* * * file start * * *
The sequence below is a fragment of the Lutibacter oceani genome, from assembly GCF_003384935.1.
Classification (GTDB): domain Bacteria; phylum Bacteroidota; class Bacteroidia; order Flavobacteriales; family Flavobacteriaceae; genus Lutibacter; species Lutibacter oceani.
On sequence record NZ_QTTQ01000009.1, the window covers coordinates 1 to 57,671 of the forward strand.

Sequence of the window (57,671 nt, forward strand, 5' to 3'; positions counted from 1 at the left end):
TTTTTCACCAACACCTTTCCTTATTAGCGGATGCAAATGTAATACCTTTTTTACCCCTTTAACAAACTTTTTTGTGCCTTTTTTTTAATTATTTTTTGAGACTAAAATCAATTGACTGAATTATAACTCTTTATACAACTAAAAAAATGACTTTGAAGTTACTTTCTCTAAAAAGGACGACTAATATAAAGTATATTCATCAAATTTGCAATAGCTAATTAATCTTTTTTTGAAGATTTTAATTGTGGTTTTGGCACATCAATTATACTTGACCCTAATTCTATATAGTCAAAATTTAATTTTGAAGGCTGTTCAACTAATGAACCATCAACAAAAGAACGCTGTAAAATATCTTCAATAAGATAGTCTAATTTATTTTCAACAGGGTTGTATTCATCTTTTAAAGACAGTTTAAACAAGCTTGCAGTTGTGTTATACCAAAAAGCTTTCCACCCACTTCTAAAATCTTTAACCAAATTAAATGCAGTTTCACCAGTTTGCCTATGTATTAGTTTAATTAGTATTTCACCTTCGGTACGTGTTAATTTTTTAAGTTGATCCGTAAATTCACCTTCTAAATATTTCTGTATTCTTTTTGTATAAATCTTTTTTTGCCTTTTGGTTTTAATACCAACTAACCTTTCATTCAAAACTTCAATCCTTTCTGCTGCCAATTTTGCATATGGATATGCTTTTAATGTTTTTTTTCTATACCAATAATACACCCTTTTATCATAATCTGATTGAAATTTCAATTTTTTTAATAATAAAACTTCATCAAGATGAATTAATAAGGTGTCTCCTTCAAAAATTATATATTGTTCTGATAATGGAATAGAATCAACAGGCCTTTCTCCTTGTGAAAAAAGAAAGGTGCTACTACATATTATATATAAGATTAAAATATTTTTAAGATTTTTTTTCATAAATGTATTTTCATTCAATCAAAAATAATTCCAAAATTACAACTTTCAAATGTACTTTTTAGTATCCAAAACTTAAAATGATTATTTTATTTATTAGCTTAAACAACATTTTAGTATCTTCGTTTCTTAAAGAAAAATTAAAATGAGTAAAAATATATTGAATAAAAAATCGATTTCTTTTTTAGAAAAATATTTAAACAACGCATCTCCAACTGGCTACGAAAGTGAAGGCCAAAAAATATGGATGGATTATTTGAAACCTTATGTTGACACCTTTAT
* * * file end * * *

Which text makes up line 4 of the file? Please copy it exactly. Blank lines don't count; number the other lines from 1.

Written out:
Sequence of the window (57,671 nt, forward strand, 5' to 3'; positions counted from 1 at the left end):